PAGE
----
To remove surface mold from a hard cheese such as cheddar, the general rule is to cut off all visible mold as well as an inch of the surrounding area, being careful to keep the knife out of the mold itself to prevent cross–contamination of other areas of the cheese.

    Of course, this works only if you have a big piece of cheese.

    Small pieces on which the mold has grown on multiple sides should be discarded.

    Soft cheeses such as goat cheese, Brie, or Camembert and wet, curd–like cheeses such as ricotta or cottage cheese should never be consumed once mold appears.

    Because most of the toxins produced by these uncultivated molds are water–soluble, they can easily travel beneath the surface of these high–moisture cheeses and contaminate the rest of the product.

    Cheeses that are injected with mold, such as blue cheese [above], should be discarded once they start becoming slimy or softer than usual or exhibiting strange odors or colors.

    Our advice is never to buy more cheese than you can use in one or two weeks; the moister the cheese, the quicker it will spoil.

    As for storing most leftover cheese, we have found that wrapping it in parchment paper and then in foil is the most effective method, but a sealed zipper–lock bag is a very close (and much easier) second.

    Whichever method you choose, the cheese is best kept in the crisper drawer of the refrigerator.

    One more thing: Freezing doesn't kill mold.

    While freezing might slow down the mold's growth, it will not destroy any of the toxins the mold has already produced.


I recall my introduction to soft cheese management, back when I was in college: I loved Camembert and Brie but after a couple days I'd notice a sharp ammonia smell when I opened the package: that was a sign that was obvious even to me.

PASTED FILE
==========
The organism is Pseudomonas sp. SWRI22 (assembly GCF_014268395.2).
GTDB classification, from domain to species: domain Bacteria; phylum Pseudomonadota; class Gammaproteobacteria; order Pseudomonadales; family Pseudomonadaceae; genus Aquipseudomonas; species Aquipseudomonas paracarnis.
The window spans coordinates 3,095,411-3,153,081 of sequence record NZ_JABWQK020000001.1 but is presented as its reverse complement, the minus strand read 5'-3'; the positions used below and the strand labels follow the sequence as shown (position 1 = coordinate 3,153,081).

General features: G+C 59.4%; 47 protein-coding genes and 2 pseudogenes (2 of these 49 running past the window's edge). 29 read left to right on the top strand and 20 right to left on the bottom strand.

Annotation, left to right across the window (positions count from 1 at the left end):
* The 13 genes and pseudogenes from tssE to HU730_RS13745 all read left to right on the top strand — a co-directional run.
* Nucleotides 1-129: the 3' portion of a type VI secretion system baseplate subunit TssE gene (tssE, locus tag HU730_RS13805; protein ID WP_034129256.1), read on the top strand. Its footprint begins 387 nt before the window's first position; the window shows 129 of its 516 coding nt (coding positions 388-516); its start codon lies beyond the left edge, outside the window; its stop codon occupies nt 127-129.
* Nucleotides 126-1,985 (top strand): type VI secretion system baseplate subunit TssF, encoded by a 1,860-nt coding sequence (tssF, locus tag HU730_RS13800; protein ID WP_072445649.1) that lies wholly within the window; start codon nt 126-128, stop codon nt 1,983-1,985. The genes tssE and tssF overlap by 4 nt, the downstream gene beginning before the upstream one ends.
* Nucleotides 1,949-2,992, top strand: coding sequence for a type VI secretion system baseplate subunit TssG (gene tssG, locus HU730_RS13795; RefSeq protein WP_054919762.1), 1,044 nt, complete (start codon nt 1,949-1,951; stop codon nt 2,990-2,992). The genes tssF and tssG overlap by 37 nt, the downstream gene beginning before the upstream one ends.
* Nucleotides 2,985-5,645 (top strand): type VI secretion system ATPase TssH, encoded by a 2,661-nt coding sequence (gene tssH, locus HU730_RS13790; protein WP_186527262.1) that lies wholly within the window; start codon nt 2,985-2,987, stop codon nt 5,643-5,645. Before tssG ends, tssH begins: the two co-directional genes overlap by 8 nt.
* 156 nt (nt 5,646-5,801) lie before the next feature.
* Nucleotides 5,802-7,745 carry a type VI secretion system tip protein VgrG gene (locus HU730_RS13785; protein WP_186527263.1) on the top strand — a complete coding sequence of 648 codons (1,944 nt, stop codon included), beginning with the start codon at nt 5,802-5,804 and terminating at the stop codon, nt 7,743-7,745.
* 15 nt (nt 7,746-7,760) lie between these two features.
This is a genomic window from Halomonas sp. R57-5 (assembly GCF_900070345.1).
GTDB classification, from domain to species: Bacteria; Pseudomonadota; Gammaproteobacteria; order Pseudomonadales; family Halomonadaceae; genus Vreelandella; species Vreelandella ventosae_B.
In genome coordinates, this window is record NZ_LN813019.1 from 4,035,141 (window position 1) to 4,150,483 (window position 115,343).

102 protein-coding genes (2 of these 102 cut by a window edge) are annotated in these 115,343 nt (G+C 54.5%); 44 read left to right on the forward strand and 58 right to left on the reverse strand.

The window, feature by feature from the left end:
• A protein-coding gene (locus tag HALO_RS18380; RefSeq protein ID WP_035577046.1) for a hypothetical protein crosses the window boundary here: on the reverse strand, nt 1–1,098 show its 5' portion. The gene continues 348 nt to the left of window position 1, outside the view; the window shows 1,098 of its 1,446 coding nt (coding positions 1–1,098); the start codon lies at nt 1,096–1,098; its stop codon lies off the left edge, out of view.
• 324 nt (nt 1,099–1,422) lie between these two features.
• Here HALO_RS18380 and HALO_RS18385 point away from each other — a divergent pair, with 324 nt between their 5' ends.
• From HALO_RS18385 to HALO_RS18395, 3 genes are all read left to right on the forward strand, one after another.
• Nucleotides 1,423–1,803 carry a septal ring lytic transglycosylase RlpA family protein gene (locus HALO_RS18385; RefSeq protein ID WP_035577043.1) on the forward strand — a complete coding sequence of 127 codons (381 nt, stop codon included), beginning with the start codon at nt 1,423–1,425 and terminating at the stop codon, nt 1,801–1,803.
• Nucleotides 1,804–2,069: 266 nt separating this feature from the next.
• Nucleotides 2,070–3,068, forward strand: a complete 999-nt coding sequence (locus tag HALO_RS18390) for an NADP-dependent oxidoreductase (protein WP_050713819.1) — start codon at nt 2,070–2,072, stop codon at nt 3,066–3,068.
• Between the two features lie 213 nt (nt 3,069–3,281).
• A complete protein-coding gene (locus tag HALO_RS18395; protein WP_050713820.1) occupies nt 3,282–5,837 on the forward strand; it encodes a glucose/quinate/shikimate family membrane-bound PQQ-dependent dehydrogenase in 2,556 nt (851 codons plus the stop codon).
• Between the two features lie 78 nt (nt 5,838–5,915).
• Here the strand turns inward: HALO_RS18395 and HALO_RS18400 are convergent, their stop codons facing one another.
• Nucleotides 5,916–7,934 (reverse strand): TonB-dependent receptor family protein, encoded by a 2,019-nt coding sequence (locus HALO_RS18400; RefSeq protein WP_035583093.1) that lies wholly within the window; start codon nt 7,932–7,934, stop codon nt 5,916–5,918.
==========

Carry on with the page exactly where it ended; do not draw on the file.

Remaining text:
April 1, 2006 at 02:01 PM | Permalink | Comments (0) | TrackBack

Personalized Workshop Clock


From the website:

    Clever details make this clock so appealing: the face is a circular saw, the swinging pendulum is a tape measure, and a hammer, triangle and saw form the hands.

    We'll personalize it for you (limit 12 letters/spaces).

    Uses two AA batteries (not included).

    14-3/4"L x 2-1/2"W x 12-3/8"H.



April 1, 2006 at 01:01 PM | Permalink | Comments (0) | TrackBack

Tears — by Josephine Jacobsen

Tears leave no mark on the soil
or pavement; certainly not in sand
or in any known rain forest;
never a mark on stone.
One would think that no one in Persepolis
or Ur ever wept.

You would assume that, like Alice,
we would all be swimming, buffeted
in a tide of tears.
But they disappear. Their heat goes.
Yet the globe is salt
with that savor.

The animals want no part in this.
The hare both screams and weeps
at her death, one poet says.
The stag, at death, rolls round drops
down his muzzle; but he is in
Shakespeare's forest.

These cases are mythically rare.
No, it is the human being who persistently
weeps; in some countries openly, in others, not.
Children who, even when frightened, weep most hopefully;
women, licensed weepers.
Men, in secret, or childishly; or nobly.

Could tears not make a sea of their mass?
It could be salt and wild enough;
it could rouse storms and sink ships,
erode, erode its shores:
tears of rage, of love, of torture,
of loss. Of loss.

Must we see the future
in order to weep? Or the past?
Is that why the animals
refuse to shed tears?
But what of the present, the tears of the present?
The awful relief, like breath

after strangling? The generosity
of the verb "to shed"?
They are a classless possession
yet are not found in the museum
of even our greatest city.
Sometimes what was human, turns
into an animal, dry–eyed.

April 1, 2006 at 12:01 PM | Permalink | Comments (1) | TrackBack



Just in yesterday from Brian Hayes.


He wrote: "A basic tool for grating garlic, the GarlicCard was originally conceived when Swedish chef Herman Rasmusson used the embossed numbers on his credit card to grate a clove of garlic. The size of the card was suited to the small size of garlic, and a product design concept was born. The GarlicCard is sturdy, easily washable, and the affordable kitchen tool comes in a variety of colors."